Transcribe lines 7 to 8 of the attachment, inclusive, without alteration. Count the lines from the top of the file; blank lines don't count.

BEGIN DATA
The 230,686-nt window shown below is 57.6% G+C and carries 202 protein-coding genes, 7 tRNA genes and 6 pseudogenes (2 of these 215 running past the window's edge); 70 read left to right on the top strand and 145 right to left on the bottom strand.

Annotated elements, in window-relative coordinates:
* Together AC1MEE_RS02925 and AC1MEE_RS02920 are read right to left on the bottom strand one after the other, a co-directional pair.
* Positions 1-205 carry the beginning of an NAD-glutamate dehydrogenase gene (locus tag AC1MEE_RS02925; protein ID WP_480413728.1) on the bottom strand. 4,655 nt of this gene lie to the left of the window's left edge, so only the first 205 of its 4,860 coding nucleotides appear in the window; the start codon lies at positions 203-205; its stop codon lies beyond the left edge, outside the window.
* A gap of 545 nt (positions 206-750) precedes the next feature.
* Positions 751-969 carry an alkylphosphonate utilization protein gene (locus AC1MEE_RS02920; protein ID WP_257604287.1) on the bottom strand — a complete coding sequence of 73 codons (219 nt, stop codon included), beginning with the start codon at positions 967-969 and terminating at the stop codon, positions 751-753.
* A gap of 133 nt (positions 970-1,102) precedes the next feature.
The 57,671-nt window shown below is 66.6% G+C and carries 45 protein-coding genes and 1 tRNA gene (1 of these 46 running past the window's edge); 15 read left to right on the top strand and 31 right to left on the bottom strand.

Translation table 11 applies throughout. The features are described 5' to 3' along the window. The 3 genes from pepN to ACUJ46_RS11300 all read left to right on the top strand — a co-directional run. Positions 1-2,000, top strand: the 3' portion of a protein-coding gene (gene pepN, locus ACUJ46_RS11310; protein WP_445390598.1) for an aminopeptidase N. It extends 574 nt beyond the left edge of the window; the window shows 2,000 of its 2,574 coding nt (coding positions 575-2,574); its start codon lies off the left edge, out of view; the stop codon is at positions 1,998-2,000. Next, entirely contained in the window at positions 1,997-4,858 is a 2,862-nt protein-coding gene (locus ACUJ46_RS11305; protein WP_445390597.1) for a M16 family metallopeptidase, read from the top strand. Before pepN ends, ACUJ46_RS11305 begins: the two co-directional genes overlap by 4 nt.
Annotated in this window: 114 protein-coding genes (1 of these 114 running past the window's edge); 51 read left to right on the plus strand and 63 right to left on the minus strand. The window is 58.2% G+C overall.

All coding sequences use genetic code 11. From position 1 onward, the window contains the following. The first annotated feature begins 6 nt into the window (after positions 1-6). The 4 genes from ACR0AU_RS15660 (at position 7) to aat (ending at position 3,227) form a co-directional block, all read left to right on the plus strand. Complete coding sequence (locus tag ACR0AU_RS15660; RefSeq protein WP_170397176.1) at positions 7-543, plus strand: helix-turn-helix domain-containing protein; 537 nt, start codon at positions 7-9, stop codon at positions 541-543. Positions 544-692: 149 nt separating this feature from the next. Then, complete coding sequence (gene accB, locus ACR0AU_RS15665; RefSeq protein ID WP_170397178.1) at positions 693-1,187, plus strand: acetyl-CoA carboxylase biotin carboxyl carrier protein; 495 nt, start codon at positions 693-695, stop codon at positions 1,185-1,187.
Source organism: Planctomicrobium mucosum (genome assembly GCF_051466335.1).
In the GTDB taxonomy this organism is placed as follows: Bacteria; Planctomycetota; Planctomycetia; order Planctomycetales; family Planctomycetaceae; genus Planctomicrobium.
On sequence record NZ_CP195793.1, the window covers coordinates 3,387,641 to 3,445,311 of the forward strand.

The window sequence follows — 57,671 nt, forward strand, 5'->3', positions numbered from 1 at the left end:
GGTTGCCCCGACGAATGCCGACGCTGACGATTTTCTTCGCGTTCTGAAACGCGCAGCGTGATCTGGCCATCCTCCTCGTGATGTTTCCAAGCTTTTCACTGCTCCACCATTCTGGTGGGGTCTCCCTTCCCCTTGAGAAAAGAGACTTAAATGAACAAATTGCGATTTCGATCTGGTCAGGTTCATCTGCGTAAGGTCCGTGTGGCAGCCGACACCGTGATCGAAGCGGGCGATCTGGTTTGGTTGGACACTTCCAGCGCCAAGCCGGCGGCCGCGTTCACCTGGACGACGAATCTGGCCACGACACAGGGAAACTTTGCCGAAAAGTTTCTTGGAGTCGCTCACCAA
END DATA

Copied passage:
* A gap of 133 nt (positions 970-1,102) precedes the next feature.
The 57,671-nt window shown below is 66.6% G+C and carries 45 protein-coding genes and 1 tRNA gene (1 of these 46 running past the window's edge); 15 read left to right on the top strand and 31 right to left on the bottom strand.